Carryk
Carryk \Car"ryk\, n. A carack. [Obs.] --Chaucer. [1913 Webster]

The Collaborative International Dictionary of English. 2000.

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  • Carrick — This is a very early Scottish locational surname. Recorded in the modern spellings of Carreck and Carrick, it originates from a district called Carrick in the county of Ayrshire. The place name derives from the ancient pre 10th century Gaelic… …   Surnames reference

  • carrick bend — noun Etymology: probably from obsolete English carrick carrack, from Middle English carrake, carryk Date: 1819 a knot used to join the ends of two large ropes see knot illustration …   New Collegiate Dictionary

  • Geoffrey Chaucer — Chaucer redirects here. For other uses, see Chaucer (disambiguation). Geoffrey Chaucer …   Wikipedia

  • Geoffrey Chaucer — Nacimiento c. 1343 …   Wikipedia Español

  • carrick bend — /kar ik/ a knot or bend for joining the ends of two ropes. See illus. under knot. [1810 20; perh. to be identified with ME carryk, var. of carrake CARRACK] * * * …   Universalium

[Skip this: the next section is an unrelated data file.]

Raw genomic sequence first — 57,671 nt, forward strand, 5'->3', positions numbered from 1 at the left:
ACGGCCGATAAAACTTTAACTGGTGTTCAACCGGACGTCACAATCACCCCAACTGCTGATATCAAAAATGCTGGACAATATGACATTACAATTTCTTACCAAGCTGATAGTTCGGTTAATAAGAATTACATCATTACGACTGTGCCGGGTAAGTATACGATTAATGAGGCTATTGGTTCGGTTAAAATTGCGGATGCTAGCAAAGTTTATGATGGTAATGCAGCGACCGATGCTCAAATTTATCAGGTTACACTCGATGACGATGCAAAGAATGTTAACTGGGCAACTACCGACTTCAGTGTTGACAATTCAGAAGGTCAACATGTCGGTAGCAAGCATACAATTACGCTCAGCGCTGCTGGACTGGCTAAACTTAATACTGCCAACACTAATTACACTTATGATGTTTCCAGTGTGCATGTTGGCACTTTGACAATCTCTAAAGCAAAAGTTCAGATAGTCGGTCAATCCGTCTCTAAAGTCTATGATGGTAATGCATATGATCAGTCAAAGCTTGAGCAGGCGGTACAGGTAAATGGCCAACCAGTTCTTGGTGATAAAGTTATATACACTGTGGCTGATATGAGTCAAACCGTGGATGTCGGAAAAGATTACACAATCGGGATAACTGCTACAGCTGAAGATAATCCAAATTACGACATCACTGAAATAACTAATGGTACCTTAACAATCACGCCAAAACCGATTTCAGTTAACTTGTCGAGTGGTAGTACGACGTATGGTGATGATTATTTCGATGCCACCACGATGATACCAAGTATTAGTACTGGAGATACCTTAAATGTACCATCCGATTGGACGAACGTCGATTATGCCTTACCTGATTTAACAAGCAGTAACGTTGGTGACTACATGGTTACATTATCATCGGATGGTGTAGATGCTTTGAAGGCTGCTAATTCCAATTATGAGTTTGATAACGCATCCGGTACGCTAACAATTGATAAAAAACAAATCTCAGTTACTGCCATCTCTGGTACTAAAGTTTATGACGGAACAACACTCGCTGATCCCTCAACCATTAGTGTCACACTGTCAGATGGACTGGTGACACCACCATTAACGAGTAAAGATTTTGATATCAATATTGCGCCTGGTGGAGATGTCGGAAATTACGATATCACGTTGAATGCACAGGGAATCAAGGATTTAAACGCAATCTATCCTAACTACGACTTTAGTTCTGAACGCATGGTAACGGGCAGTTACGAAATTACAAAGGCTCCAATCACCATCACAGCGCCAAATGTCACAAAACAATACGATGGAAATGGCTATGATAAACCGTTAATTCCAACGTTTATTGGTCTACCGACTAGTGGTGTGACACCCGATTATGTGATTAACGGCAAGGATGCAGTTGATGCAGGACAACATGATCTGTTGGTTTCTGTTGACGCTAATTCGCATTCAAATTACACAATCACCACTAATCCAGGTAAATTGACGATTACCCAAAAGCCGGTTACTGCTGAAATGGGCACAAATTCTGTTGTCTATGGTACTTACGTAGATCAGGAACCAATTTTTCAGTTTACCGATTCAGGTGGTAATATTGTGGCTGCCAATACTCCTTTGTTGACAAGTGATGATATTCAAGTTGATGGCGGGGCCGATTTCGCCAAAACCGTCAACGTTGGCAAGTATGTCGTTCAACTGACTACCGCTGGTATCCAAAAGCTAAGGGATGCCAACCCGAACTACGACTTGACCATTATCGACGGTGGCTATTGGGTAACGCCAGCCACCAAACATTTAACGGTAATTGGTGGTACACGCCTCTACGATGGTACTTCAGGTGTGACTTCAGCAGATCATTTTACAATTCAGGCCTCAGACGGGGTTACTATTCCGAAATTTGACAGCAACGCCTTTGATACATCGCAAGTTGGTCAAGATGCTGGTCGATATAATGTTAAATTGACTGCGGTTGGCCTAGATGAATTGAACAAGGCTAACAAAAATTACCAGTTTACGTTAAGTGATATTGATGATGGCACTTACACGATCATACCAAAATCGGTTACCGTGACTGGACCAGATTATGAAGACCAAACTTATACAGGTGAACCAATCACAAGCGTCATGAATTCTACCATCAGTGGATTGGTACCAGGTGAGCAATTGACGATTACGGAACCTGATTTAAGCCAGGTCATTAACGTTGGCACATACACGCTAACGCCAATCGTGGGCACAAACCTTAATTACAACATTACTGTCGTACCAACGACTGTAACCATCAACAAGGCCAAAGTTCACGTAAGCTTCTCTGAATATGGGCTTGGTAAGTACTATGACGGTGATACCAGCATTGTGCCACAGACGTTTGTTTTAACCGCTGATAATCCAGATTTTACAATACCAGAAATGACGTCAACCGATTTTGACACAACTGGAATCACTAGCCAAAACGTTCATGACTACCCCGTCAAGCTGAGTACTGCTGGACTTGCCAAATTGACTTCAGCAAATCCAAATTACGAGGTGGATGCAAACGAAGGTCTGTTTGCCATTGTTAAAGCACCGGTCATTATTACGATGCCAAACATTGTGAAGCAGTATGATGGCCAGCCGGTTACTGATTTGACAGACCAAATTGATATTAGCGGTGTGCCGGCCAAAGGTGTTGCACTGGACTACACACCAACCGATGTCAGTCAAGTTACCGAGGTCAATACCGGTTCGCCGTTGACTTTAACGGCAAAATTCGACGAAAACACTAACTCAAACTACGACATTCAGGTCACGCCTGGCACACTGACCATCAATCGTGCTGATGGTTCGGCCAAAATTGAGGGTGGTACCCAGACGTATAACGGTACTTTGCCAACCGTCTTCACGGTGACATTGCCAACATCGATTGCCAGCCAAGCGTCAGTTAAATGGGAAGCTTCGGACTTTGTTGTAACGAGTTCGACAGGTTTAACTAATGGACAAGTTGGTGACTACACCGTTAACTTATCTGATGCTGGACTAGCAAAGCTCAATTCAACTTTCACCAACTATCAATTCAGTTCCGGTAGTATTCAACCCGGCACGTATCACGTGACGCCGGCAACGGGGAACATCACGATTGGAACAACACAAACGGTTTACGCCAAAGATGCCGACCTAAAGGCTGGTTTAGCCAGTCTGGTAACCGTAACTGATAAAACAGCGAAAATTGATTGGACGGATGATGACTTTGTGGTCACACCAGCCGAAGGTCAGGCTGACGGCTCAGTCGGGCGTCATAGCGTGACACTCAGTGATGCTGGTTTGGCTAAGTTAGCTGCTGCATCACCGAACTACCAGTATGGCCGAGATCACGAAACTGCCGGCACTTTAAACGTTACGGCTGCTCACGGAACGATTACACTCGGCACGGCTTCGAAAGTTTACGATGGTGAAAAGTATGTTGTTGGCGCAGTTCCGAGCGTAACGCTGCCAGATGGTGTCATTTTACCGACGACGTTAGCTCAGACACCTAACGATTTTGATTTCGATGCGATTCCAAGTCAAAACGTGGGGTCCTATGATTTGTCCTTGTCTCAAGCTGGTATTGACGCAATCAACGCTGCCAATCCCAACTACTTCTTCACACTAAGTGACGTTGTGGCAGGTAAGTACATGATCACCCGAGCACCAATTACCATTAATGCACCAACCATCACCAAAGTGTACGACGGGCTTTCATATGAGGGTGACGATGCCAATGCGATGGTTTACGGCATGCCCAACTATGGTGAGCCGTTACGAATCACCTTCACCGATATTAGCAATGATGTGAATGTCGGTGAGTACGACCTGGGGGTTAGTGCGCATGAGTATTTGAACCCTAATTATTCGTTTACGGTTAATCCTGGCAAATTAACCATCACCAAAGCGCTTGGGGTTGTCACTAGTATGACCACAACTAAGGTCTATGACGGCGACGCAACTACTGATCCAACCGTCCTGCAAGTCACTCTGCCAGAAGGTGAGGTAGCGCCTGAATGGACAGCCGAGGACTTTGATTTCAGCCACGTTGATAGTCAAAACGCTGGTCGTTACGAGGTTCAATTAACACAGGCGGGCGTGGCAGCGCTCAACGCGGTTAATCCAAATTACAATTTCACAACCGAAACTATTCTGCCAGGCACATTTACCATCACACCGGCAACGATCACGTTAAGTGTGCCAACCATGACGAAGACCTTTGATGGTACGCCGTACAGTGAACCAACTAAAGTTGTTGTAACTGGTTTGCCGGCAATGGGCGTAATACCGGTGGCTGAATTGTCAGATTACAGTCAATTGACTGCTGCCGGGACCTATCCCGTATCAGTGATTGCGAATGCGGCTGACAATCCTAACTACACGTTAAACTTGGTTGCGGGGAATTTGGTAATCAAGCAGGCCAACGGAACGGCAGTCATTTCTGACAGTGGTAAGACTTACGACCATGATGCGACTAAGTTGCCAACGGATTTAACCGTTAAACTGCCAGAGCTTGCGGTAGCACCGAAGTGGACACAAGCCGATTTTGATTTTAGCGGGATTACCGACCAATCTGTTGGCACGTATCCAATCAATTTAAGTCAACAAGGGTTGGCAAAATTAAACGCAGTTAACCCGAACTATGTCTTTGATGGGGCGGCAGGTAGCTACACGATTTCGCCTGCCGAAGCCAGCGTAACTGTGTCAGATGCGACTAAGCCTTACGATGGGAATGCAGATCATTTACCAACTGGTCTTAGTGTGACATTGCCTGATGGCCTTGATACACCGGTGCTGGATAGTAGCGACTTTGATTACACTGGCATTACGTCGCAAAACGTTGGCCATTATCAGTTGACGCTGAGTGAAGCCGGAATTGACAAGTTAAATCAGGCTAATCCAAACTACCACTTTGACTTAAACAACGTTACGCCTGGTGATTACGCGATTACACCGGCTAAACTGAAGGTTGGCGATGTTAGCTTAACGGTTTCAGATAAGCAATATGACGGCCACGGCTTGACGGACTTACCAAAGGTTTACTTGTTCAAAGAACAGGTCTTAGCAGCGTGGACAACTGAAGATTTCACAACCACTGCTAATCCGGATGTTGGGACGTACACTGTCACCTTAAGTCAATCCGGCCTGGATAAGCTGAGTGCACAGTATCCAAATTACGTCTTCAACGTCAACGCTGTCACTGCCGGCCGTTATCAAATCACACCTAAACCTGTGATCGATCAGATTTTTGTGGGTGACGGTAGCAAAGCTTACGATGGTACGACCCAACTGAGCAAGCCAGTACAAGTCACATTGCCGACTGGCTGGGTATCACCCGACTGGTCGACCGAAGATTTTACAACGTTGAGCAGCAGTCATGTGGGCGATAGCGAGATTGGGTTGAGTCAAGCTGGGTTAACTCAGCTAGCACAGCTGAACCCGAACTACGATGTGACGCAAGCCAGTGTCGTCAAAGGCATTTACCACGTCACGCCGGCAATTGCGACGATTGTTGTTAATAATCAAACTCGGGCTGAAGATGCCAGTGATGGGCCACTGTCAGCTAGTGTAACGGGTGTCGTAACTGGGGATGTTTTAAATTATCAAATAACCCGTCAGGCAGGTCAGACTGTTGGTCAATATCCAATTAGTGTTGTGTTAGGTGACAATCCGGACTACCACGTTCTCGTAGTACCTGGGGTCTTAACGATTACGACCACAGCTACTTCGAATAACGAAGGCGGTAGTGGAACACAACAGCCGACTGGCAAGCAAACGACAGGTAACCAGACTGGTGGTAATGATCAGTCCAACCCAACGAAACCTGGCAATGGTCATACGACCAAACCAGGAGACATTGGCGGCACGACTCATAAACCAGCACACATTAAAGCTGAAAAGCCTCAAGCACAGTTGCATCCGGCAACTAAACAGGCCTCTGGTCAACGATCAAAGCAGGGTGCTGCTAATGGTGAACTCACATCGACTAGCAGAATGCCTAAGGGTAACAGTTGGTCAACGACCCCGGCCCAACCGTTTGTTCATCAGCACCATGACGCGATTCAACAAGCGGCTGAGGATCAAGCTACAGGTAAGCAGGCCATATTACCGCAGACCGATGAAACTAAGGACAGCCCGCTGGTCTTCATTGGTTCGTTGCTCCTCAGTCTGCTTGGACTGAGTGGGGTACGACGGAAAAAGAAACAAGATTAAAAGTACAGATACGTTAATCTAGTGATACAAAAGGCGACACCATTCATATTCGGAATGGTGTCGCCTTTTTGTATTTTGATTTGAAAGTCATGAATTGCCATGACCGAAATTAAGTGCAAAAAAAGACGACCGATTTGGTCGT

• Carrack — This surname is of either medieval Scottish or English origin, and is a locational name from the ancient district of Carrick in Ayrshire, or from Carrock Fell in Cumberland. The latter place was recorded as Carroc in a Calendar of Documents… …   Surnames reference

  • Carreck — This is a dialectually transposed locational name from a district called Carrick in Ayrshire (Scotland). The name derives from the Gaelic carraig meaning a rock , and is first recorded in the early twelve hundreds. Alternate spellings have… …   Surnames reference

  • carrick bend — car′rick bend [[t]ˈkær ɪk[/t]] n. naut. tex a knot or bend for joining the ends of two ropes • Etymology: 1810–20; perh. to be identified with ME carryk, var. of carrake carrack …   From formal English to slang

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